Allergy ring. A red ring around baby's anus reflects a dietary irritant as the culprit, similar to a rash around baby's mouth when beginning a new food. Excess citrus fruit and juices and wheat are the main irritants. Discontinue the food to see if the red ring goes away. You may even need to drop the food from your diet if you are breastfeeding.
Contact dermatitis. A red, flat, scald-type rash, contact dermatitis appears over the area of rubbing by the diapers, usually around the belt line and upper highs. A telltale sign of this type of rash is the sparing of the creases when the skin is not in intimate contact with diapers. Causes of the rash include a chemical irritant in the diaper itself or in the detergent, or chemical irritants that form after urine and stools remain in the diaper for a period of time. Chafing of synthetic material on sensitive skin is another possible cause, as are the chemical changes in the stools during diarrheic illness or antibiotic treatment.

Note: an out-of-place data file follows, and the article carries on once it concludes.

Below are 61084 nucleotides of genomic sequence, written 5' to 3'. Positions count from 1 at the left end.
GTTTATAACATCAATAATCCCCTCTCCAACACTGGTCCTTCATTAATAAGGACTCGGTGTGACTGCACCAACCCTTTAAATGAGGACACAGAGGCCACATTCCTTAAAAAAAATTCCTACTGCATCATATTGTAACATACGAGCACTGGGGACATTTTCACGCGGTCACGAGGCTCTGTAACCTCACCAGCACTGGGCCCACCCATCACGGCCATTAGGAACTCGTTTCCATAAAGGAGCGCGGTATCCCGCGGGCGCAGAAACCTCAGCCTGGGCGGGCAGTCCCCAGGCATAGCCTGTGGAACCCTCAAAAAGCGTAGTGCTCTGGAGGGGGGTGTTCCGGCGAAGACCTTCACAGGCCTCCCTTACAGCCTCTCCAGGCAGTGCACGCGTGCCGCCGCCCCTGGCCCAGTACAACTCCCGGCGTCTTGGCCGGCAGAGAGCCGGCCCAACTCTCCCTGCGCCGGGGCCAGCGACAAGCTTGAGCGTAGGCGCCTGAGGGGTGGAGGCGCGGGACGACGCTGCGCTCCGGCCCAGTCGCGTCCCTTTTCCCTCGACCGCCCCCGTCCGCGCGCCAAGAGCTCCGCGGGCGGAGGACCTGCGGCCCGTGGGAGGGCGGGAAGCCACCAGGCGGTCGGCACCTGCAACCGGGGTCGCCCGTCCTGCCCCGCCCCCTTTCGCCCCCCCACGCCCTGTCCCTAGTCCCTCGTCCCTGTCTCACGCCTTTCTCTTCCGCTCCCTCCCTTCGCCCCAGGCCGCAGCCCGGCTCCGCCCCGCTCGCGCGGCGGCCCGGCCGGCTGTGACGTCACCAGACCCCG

To treat, soak baby's bottom in warm water for five minutes; after soaking, if you detect a whiff of ammonia on baby's diaper area, soak longer. Leave your baby diaper less as much as is practical. Experiment with different diapers and apply an over-the-counter 1 percent hydrocortisone cream twice daily for a few days in addition to your usual cream.
Your Own Diaper Rash RX
Try this "prescription" to treat your baby's diaper rash:
* zinc cream with each diaper change * antifungal cream (Lotrimin) * 1 percent hydrocortisone cream (do not use for more than three days without consulting your doctor)
Apply each twice daily at different times. (All three are available in over-the-counter preparations.)